Sport & Auto
- About Future
- Digital Future
- Cookies Policy
- Terms & Conditions
- Investor Relations
- Contact Future
First look at Yeti’s new enduro race bike
Prototype wheels and saddles, cunning fixes and an arachnid
A custom stars-and-stripes machine for the triple national champion
From cocaine-fueled gangster themes to tiny details on the hubs
The Shamal Mille gets a new braking surface treatment
Improved brake surfaces and widened rims
This article first appeared on BikeRadar
Carbon ushered in a few benefits to wheels, but better braking was not immediately one of them. For 2015, Campagnolo has a few upgrades for its Shamal Mille and Bora wheels to address this. Now, riders can use red Campagnolo carbon pads and switch back and forth between the alloy Mille wheels and carbon wheels without issue, and the full line of Bora wheels now have the diamond-etched braking surface first introduced on the 35. Plus, the Bora rims are wider.
Campagnolo Shamal Mille
First launched back in the early 1990s, the Shamal Mille is a high-value alloy wheelset that now has a new braking track that Campagnolo claims "puts this wheelset in a category all its own". This treatment was designed to be used with red Campagnolo carbon pads, so riders can swap in carbon wheels for race day and then back to Mille alloy wheels without worrying about changing pads. Campagnolo is quick to point out that the Mille hoops are perfectly raceable on their own, but acknowledges that many riders like carbon wheels these days.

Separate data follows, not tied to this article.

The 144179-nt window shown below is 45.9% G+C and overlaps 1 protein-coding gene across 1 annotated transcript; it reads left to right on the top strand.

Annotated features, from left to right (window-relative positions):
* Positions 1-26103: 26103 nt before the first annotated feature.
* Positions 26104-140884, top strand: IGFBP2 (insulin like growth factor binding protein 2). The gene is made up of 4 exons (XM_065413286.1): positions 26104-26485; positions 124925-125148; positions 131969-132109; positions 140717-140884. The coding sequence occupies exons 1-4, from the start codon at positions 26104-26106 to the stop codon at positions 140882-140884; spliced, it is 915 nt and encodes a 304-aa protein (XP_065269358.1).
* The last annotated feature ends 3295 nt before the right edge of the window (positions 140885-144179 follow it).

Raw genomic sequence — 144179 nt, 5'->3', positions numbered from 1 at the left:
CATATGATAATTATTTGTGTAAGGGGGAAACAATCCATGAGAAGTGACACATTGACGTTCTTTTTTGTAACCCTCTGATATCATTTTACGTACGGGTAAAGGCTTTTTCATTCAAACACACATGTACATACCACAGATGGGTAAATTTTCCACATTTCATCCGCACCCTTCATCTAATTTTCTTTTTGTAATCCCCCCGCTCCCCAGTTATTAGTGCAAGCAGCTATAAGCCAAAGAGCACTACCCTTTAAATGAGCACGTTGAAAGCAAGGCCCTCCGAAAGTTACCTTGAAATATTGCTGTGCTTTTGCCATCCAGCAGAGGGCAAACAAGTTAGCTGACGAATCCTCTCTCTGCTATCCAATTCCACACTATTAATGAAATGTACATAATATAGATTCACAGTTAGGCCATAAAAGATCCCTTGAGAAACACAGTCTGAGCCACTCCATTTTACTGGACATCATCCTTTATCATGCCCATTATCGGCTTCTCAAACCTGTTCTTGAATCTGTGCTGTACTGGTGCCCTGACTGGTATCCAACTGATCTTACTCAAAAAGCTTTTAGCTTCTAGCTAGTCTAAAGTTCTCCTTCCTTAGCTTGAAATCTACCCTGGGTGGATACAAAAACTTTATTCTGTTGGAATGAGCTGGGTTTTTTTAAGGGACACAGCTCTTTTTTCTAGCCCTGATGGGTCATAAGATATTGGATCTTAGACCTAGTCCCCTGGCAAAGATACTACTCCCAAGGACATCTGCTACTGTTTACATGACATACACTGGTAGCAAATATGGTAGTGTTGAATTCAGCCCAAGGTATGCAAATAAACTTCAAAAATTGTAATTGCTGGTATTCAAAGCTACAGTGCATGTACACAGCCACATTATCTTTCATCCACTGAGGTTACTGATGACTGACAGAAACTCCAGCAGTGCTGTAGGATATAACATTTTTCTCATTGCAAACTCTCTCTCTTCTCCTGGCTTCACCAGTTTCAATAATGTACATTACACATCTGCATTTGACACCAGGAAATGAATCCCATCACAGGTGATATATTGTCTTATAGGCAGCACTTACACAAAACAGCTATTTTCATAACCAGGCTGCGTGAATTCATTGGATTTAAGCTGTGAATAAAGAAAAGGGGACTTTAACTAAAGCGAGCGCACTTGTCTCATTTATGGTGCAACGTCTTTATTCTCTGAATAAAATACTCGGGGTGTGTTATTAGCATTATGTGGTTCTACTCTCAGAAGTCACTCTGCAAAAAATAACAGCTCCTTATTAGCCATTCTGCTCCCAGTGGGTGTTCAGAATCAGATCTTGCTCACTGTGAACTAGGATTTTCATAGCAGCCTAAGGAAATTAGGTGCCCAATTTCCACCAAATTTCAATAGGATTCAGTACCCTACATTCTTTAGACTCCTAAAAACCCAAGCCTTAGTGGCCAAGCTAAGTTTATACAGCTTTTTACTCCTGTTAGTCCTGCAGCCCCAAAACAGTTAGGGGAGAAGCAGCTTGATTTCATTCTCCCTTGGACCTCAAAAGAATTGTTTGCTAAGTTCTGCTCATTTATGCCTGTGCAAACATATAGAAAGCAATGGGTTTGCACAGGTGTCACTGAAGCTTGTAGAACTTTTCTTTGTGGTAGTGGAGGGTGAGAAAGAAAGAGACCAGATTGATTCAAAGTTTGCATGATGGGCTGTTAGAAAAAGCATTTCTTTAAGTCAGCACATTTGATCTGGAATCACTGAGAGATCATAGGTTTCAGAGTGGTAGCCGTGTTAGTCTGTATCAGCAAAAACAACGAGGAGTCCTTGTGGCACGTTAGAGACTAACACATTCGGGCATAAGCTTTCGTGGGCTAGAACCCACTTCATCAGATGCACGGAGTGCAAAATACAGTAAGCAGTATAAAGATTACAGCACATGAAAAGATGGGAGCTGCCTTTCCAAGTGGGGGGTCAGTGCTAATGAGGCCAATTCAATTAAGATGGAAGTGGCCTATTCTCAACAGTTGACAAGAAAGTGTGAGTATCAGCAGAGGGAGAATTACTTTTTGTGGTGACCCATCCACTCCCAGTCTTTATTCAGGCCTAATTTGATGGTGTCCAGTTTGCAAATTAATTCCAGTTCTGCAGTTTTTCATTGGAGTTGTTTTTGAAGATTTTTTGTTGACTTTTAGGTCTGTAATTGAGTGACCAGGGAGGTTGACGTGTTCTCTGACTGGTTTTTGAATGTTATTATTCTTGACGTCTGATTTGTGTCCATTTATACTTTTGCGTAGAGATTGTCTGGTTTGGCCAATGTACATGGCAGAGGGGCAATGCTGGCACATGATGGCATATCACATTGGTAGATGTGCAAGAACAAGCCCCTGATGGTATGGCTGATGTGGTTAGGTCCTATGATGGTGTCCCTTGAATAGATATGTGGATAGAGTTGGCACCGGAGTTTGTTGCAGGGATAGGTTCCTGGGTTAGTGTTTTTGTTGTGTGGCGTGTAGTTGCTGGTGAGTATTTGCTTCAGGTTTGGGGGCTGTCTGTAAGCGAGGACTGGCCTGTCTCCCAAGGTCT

The new Mille braking surface isn't anodized, but is created with a penetrating chemical treatment. Campagnolo claims the brake track will always remain black and this surface treatment will not wear away. There are some parallels with Mavic's Exalith alloy brake track.
BikeRadar weighed the new Mille wheels at 620g front and 830g rear, excluding the quick releases. (There was only a front quick release available for weighing, at 60g.) Pricing has not yet been announced. It is only available as clincher for now.
The wheels will come with either a Campagnolo or a Shimano/SRAM freehub body.
Aside from the new braking surface, the Shamal Mille wheels remain unchanged from past versions, with differential rim profiles, Campy's G3 spoke pattern, carbon hub bodies, USB bearings and rim bed unpierced by holes for the spokes.
The new Campagnolo Bora wheels will come in 35 and 50mm heights in both the top-end Ultra version with ceramic bearings and the standard One versions with steel bearings. All Bora wheels will now have a 24.2mm-wide rim, up from 20.5mm. Aside from moving with the current trend of wider rims, Campagnolo claims this change improves aerodynamics and offers better accommodation for wider tubulars.
After introducing the diamond-roughed rim treatment on the Bora Ultra 35, the 50mm versions now get the 3 Diamant treatment, too.
Campagnolo shaved a little weigh with lighter graphics and a smaller front hub.
Campagnolo also has a new verification process, acknowledging that faked replicas are being sold. New wheels will come with documentation that buyers can check out via Certilogo.
BikeRadar has recently tested and reviewed the Campagnolo Bora Ultra 35 and Campagnolo Bora One 35 wheels, and came away impressed with both.
Claimed weights for the new wheels are as follows. Pricing has not been announced.
BORA ULTRA 35 1,179g
BORA ULTRA 50 1,267g
BORA ONE 35 1,223g
BORA ONE 50 1,313g